Under EU Directive 99/62 EEC, Austria cannot increase charges on its transalpine crossings and use this extra revenue to invest in railways. (However, other resources can be used to finance railways.) Also, funds from road tolls can be used only for infrastructure investment and maintenance. Therefore, Austria cannot use special funding systems like those in Switzerland where revenue (RPLP and road tolls) from one sector of the transport industry is used to finance improvements in another sector (NLFA or other rail lines). Instead, Austria must finance its transport policy from the general budget and through non-budgetary measures for road infrastructure projects. As a result, Austria's present financial resources are insufficient to implement the Brenner Pass railway tunnel project.

Brenner Pass Railway Tunnel Project

A new 55-km railway tunnel at the Brenner Pass costing FFr26 billion has long been on the Austrian government's drawing board to provide a more efficient way to cross Austria to Manching in Germany (20 km north of Munich). Completion of the tunnel would connect Innsbrück (Austria) and Portenza (Italy) and double the capacity of the present railway (which consists of a succession of small 4-m wide tunnels) to 36 million tonnes per year. The present through railway dates to 1867 and carries 7.9 million tonnes of freight annually by piggyback (trucks on flat wagons), mixed transport, and conventional railway.
However, the project is currently stalled due to financing difficulties, although Germany and Italy both have an interest. Unfortunately, most of the financing will have to be borne by Austria because of territorial considerations. A quick decision would mean that the new tunnel could open between 2020 and 2025, but it would compete with the Swiss tunnels now under construction and would have to accommodate trucks on flat wagons.
In the meantime, Austria is promoting a dynamic and constantly evolving railway policy. It is now in the process of eliminating the rail bottleneck north of Innsbrück and is substantially increasing capacity. To double freight tonnage, it is also promoting vigorous marketing (commissioning consultants throughout Europe and examining transport activities in order to attract more clients).

Photo: Present Brenner Pass crossing—trucks piggyback on flat rail wagons
(L. Clement)
Photo: Present Brenner Pass crossing—loading trucks on flat rail wagons
(L. Clement)

Unknown Factors

There are several unknown factors affecting transport in Austria. The first is the impact of implementing new tolls for infrastructure use (the only source of funds for the Brenner Pass railway tunnel project). The second is possible deregulation of transport links with East European countries. The third is the extent to which railways can curb increases in road traffic (even after completion of the Brenner tunnel). The fourth is the extent of the effect on Austria when Switzerland opens its doors to trucks over 28 tonnes.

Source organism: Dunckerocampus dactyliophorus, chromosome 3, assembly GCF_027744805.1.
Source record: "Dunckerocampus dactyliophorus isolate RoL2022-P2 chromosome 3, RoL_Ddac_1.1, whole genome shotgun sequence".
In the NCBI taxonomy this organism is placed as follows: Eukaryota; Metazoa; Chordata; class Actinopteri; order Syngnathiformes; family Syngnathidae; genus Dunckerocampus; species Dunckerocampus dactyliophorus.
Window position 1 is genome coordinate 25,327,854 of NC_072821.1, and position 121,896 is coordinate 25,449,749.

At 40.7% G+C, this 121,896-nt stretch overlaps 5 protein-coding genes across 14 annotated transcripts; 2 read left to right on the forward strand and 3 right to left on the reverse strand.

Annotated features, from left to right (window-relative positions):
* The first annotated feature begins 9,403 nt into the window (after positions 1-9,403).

Impact of new infrastructure tolls
In compliance with EU Directive 99/62 EEC, Austria will switch to tolls linked to the distance travelled for vehicles over 3.5 tonnes with different rates for vehicles with 2, 3 or more axles (base rate per km of FFr0.95). Revenues will go to the organization responsible for setting up the tolls to finance and maintain the transport infrastructure.
Unlike in Switzerland, in Austria, tolls will not be used to finance railway infrastructure for accompanied transport. Vehicles under 3.5 tonnes will continue to be charged a network access tax for motorways and expressways. The new toll system will be implemented in January 2002 and should produce between Sch2 and 2.5 billion per year (FFr0.95 and 1.19 billion). Austria should be able to upgrade its road network and reduce its debts using these new sources of revenue,
As in Switzerland, Austrian freight carriers believe that they will be paying more than their European competitors. Indeed, before Austria joined the EU, it imposed a usage tax based on vehicle-km. This tax was greatly reduced when a tax on vehicles over 12 tonnes was started and this latter tax will now be replaced by the new toll system. However, costs will probably increase, penalizing Austrian carriers15.

Deregulation of transport links with East European countries
The entry of East European countries into the EU is a priority for Europe as a whole. Even if this is not achieved for several years, transport deregulation may be implemented over the short and medium term. If this occurs, the quotas Austria has agreed with these countries might be modified or waived. Such a step would increase east–west traffic and reduce the competitiveness of Austrian carriers and service providers.

Curbing road traffic growth
The present use of the Brenner Pass is very revealing. Each year, 108,000 trucks cross by piggyback on flat rail wagons while 1.5 million trucks cross by road. Between 1998 and 1999, traffic growth was 8% (300 trucks per day). Hence, the annual growth rate in road traffic each day on this main road is equivalent to the piggyback demand.